Breaking boundaries: promoting menstrual hygiene management in rural Tanzania

28th May 2018

Menstruation is often considered a taboo subject in rural Tanzania. This prevents open discussion about it, even between females. Girls can feel scared and isolated, often fearing they are ill or dying. Outdated myths are common in these communities, like the myth that if girls walk past men whilst menstruating they can get pregnant, or that their menstrual stomach cramps will stop if they get married or pregnant. Young girls hide their periods from male family members and most mothers feel uncomfortable discussing the subject, because of their lack of education on the normality of menstruation.

On average, girls in rural Tanzania miss five days of school a month during their periods. They do this to avoid the embarrassment of their male classmates teasing them about stains on their skirts, or to simply just avoid feeling uncomfortable in class because they don’t have the knowledge to manage their periods hygienically. Raleigh Tanzania found that 95% of women in the Mageseni community felt that talking to girls about menstrual hygiene management would increase school attendance.

We planned and delivered the first menstrual hygiene management lesson in Mageseni. We knew we had to plan it very carefully as, although the parents had given us permission to teach this topic, we did not want to make anyone feel uncomfortable or embarrassed. We were able to make girls feel at ease, reassuring them that this is natural for all women and even shared our own experiences of starting our periods with them. We finished the class with a huge smile of achievement on our faces.

Our team delivered six menstrual hygiene management lessons during our time in the community, aiming to reduce the negative cultural stigma and myths that surround menstruation. During these lessons we discussed puberty and the menstrual cycle, how to manage pain and PMS, cleanliness and sanitary options and products available to them in the village.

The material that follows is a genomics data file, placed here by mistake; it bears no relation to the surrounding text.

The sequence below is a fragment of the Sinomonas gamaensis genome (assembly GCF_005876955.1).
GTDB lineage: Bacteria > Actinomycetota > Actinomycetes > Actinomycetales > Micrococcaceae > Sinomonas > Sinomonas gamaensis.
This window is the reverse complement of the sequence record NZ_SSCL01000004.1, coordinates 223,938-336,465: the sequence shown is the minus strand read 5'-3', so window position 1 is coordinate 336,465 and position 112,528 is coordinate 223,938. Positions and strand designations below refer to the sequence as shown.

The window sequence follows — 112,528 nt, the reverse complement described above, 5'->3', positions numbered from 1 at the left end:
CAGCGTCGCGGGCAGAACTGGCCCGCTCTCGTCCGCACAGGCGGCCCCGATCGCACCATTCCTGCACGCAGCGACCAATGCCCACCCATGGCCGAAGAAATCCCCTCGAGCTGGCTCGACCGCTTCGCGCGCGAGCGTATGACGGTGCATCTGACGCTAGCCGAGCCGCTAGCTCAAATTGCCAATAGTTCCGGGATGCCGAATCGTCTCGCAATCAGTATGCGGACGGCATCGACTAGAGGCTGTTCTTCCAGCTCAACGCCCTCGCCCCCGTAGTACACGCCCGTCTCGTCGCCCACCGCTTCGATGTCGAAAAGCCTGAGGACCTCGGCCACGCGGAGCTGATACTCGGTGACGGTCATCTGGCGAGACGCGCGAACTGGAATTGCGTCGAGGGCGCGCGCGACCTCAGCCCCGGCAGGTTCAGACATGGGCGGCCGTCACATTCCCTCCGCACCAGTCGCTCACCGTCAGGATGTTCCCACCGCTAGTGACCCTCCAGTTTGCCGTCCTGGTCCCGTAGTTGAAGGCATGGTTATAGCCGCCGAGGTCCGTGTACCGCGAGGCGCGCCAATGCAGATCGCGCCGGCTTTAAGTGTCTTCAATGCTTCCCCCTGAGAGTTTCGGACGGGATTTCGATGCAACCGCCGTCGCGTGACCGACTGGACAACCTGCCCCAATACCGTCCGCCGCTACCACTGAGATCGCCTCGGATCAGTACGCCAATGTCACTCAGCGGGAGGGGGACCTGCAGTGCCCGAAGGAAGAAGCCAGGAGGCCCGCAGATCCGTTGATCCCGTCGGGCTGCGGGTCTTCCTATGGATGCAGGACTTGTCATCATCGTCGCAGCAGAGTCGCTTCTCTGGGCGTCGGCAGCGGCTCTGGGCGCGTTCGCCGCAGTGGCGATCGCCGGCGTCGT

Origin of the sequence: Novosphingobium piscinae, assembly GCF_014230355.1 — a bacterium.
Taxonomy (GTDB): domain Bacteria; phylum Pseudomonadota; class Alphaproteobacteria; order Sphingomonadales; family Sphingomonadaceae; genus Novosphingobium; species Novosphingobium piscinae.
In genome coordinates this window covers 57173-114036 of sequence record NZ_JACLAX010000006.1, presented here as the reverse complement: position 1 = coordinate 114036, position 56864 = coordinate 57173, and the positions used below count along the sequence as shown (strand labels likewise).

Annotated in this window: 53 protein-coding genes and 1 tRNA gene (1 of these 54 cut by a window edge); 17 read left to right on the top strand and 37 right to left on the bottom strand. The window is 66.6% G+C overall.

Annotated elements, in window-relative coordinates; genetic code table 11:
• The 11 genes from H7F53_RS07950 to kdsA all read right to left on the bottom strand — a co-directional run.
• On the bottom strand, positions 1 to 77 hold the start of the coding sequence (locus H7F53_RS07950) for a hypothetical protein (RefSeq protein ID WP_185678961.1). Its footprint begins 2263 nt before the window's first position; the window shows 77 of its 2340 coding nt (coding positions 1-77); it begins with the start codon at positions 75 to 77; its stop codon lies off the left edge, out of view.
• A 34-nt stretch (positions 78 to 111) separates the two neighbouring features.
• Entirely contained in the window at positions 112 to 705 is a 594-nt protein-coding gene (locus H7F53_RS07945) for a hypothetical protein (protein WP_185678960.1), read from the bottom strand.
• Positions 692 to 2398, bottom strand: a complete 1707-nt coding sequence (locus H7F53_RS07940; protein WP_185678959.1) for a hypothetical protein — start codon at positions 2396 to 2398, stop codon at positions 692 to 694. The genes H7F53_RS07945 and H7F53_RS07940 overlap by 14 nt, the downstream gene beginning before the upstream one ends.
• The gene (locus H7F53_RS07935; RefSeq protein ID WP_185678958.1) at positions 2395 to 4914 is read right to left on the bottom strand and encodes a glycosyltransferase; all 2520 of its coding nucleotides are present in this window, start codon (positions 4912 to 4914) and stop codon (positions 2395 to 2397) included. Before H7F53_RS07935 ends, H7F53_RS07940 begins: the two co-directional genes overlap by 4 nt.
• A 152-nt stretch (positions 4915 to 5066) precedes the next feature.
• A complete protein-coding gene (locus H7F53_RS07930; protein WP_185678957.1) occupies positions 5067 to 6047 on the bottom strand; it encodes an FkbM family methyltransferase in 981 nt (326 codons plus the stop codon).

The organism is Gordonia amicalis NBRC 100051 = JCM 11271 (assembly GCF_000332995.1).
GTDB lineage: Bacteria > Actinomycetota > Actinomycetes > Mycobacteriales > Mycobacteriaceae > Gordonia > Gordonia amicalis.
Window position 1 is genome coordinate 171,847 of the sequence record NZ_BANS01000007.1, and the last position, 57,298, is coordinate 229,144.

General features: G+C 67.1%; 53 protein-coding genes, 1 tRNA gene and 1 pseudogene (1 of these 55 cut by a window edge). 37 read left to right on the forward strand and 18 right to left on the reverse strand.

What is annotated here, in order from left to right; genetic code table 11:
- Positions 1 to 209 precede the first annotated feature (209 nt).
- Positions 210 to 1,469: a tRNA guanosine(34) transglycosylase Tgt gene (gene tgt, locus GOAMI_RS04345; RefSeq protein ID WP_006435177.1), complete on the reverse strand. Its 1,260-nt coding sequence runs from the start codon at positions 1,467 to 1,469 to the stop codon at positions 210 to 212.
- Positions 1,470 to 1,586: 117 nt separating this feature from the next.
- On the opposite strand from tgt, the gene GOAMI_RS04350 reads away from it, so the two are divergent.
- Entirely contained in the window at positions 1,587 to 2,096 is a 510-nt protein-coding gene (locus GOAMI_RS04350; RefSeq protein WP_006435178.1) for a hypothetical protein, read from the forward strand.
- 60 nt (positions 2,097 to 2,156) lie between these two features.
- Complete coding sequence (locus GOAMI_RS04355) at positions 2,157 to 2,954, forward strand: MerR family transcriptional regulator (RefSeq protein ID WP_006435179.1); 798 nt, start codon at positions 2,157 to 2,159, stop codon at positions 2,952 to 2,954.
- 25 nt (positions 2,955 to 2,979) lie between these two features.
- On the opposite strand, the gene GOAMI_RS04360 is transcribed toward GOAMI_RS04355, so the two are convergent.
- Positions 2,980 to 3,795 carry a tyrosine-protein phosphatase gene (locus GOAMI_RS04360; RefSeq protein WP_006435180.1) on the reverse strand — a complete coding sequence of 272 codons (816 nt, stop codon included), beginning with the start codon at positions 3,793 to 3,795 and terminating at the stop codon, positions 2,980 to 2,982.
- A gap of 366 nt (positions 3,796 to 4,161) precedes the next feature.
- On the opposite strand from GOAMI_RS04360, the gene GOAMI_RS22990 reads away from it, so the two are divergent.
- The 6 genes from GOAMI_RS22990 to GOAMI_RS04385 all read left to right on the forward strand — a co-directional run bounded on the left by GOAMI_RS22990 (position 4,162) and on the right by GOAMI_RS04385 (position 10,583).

We’ve also been working with a local builder to construct a new toilet block at the school with a dedicated menstrual hygiene management room. This room has a toilet, washing facilities and an incinerator, which will give girls the privacy to hygienically manage their periods without fear and embarrassment. We discussed the importance of operation and maintenance with students and village stakeholders to ensure that the room will be used and sustained correctly. We want to leave this village allowing young girls to feel empowered in their bodies as they grow into strong, confident women.

I feel incredibly honoured to be able to teach menstruation and menstrual hygiene management to the young female generation of Mageseni. I felt particularly proud to be teaching this topic as the barriers to knowledge and openly talking about the subject is really harmful to girls. To be part of this incredible aspect of the WASH project, which will actively enhance the lives of not only the children, but the dadas, mamas and other female relatives is a wonderfully invaluable experience. My team and I are so humbled to be the driving force behind a positive behavioural change in Mageseni.

This project has made me realise that we still have a long way to go to achieving the global goals, but just one lesson can make such a huge difference to one family and this reinforces the fact that as active global citizens, we have the responsibility and the power to abolish the imbalance of equality that is prevalent in societies all over the world.

28th May is Menstrual Hygiene Day – raising awareness of the challenges women and girls worldwide face due to their menstruation and highlighting solutions that address these challenges.

#NoMoreLimits

Written by Hannah Ustel and Mica Lam

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